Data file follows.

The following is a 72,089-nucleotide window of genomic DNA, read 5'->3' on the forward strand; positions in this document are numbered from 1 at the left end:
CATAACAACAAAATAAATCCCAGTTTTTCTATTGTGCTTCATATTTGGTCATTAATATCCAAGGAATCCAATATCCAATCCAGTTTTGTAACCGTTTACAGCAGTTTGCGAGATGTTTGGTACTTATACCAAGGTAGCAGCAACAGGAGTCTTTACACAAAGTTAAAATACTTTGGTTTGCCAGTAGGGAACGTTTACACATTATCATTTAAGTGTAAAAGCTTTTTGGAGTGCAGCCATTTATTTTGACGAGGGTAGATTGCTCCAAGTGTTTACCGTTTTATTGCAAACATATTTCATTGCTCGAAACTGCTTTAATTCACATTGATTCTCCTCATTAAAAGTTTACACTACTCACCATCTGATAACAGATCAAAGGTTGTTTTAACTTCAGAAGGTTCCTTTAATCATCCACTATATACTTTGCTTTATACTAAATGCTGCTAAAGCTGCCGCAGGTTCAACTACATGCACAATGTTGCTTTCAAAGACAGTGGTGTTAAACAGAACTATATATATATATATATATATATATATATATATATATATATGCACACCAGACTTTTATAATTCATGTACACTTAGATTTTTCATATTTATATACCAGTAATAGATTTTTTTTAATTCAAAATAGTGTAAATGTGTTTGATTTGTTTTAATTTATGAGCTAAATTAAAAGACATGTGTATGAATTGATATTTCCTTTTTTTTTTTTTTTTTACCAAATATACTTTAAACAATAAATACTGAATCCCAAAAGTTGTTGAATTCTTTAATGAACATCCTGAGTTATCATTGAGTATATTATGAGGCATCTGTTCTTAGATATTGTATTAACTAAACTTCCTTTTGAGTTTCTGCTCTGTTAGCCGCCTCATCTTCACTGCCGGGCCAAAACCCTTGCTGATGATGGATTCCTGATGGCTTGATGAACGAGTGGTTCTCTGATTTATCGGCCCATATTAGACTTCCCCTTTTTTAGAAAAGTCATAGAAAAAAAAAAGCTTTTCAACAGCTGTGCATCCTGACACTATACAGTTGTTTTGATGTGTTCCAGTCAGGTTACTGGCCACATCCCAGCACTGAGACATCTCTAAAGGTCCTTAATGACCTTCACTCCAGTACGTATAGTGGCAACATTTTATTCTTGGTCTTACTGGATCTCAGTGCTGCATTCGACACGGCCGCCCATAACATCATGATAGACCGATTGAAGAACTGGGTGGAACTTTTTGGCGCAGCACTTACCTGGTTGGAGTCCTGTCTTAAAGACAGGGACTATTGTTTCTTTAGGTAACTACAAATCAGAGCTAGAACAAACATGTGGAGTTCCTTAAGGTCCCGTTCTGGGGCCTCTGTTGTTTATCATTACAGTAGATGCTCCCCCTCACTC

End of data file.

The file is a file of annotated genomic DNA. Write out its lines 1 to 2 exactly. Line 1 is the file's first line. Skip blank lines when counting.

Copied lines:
The following is a 72,089-nucleotide window of genomic DNA, read 5'->3' on the forward strand; positions in this document are numbered from 1 at the left end:
CATAACAACAAAATAAATCCCAGTTTTTCTATTGTGCTTCATATTTGGTCATTAATATCCAAGGAATCCAATATCCAATCCAGTTTTGTAACCGTTTACAGCAGTTTGCGAGATGTTTGGTACTTATACCAAGGTAGCAGCAACAGGAGTCTTTACACAAAGTTAAAATACTTTGGTTTGCCAGTAGGGAACGTTTACACATTATCATTTAAGTGTAAAAGCTTTTTGGAGTGCAGCCATTTATTTTGACGAGGGTAGATTGCTCCAAGTGTTTACCGTTTTATTGCAAACATATTTCATTGCTCGAAACTGCTTTAATTCACATTGATTCTCCTCATTAAAAGTTTACACTACTCACCATCTGATAACAGATCAAAGGTTGTTTTAACTTCAGAAGGTTCCTTTAATCATCCACTATATACTTTGCTTTATACTAAATGCTGCTAAAGCTGCCGCAGGTTCAACTACATGCACAATGTTGCTTTCAAAGACAGTGGTGTTAAACAGAACTATATATATATATATATATATATATATATATATATATATATGCACACCAGACTTTTATAATTCATGTACACTTAGATTTTTCATATTTATATACCAGTAATAGATTTTTTTTAATTCAAAATAGTGTAAATGTGTTTGATTTGTTTTAATTTATGAGCTAAATTAAAAGACATGTGTATGAATTGATATTTCCTTTTTTTTTTTTTTTTTACCAAATATACTTTAAACAATAAATACTGAATCCCAAAAGTTGTTGAATTCTTTAATGAACATCCTGAGTTATCATTGAGTATATTATGAGGCATCTGTTCTTAGATATTGTATTAACTAAACTTCCTTTTGAGTTTCTGCTCTGTTAGCCGCCTCATCTTCACTGCCGGGCCAAAACCCTTGCTGATGATGGATTCCTGATGGCTTGATGAACGAGTGGTTCTCTGATTTATCGGCCCATATTAGACTTCCCCTTTTTTAGAAAAGTCATAGAAAAAAAAAAGCTTTTCAACAGCTGTGCATCCTGACACTATACAGTTGTTTTGATGTGTTCCAGTCAGGTTACTGGCCACATCCCAGCACTGAGACATCTCTAAAGGTCCTTAATGACCTTCACTCCAGTACGTATAGTGGCAACATTTTATTCTTGGTCTTACTGGATCTCAGTGCTGCATTCGACACGGCCGCCCATAACATCATGATAGACCGATTGAAGAACTGGGTGGAACTTTTTGGCGCAGCACTTACCTGGTTGGAGTCCTGTCTTAAAGACAGGGACTATTGTTTCTTTAGGTAACTACAAATCAGAGCTAGAACAAACATGTGGAGTTCCTTAAGGTCCCGTTCTGGGGCCTCTGTTGTTTATCATTACAGTAGATGCTCCCCCTCACTC